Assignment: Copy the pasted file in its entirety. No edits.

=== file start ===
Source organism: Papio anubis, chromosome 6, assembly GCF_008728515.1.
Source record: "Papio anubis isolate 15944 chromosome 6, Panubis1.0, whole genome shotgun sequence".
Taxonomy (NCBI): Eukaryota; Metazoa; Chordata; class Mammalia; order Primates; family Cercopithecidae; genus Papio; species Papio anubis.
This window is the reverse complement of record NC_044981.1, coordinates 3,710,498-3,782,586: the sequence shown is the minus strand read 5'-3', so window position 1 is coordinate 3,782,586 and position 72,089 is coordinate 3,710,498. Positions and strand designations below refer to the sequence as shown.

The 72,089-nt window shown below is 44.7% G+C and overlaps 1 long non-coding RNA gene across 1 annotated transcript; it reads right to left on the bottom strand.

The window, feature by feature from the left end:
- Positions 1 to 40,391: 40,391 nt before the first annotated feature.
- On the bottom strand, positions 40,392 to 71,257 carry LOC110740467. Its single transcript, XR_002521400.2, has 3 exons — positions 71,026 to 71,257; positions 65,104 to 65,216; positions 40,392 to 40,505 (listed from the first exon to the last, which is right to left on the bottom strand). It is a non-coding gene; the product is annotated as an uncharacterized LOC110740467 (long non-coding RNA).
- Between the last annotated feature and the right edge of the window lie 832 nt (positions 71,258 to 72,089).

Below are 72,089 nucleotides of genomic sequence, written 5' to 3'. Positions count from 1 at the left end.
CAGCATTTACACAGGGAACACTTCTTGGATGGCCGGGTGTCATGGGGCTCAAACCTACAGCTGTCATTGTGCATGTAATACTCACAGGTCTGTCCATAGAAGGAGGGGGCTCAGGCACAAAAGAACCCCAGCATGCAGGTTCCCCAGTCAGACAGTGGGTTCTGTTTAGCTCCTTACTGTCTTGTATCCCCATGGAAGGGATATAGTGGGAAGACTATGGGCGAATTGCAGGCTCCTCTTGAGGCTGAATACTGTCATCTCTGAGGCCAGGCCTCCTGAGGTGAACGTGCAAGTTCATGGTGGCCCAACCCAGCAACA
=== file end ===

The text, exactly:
Source organism: Papio anubis, chromosome 6, assembly GCF_008728515.1.
Source record: "Papio anubis isolate 15944 chromosome 6, Panubis1.0, whole genome shotgun sequence".
Taxonomy (NCBI): Eukaryota; Metazoa; Chordata; class Mammalia; order Primates; family Cercopithecidae; genus Papio; species Papio anubis.
This window is the reverse complement of record NC_044981.1, coordinates 3,710,498-3,782,586: the sequence shown is the minus strand read 5'-3', so window position 1 is coordinate 3,782,586 and position 72,089 is coordinate 3,710,498. Positions and strand designations below refer to the sequence as shown.

The 72,089-nt window shown below is 44.7% G+C and overlaps 1 long non-coding RNA gene across 1 annotated transcript; it reads right to left on the bottom strand.

The window, feature by feature from the left end:
- Positions 1 to 40,391: 40,391 nt before the first annotated feature.
- On the bottom strand, positions 40,392 to 71,257 carry LOC110740467. Its single transcript, XR_002521400.2, has 3 exons — positions 71,026 to 71,257; positions 65,104 to 65,216; positions 40,392 to 40,505 (listed from the first exon to the last, which is right to left on the bottom strand). It is a non-coding gene; the product is annotated as an uncharacterized LOC110740467 (long non-coding RNA).
- Between the last annotated feature and the right edge of the window lie 832 nt (positions 71,258 to 72,089).

Below are 72,089 nucleotides of genomic sequence, written 5' to 3'. Positions count from 1 at the left end.
CAGCATTTACACAGGGAACACTTCTTGGATGGCCGGGTGTCATGGGGCTCAAACCTACAGCTGTCATTGTGCATGTAATACTCACAGGTCTGTCCATAGAAGGAGGGGGCTCAGGCACAAAAGAACCCCAGCATGCAGGTTCCCCAGTCAGACAGTGGGTTCTGTTTAGCTCCTTACTGTCTTGTATCCCCATGGAAGGGATATAGTGGGAAGACTATGGGCGAATTGCAGGCTCCTCTTGAGGCTGAATACTGTCATCTCTGAGGCCAGGCCTCCTGAGGTGAACGTGCAAGTTCATGGTGGCCCAACCCAGCAACA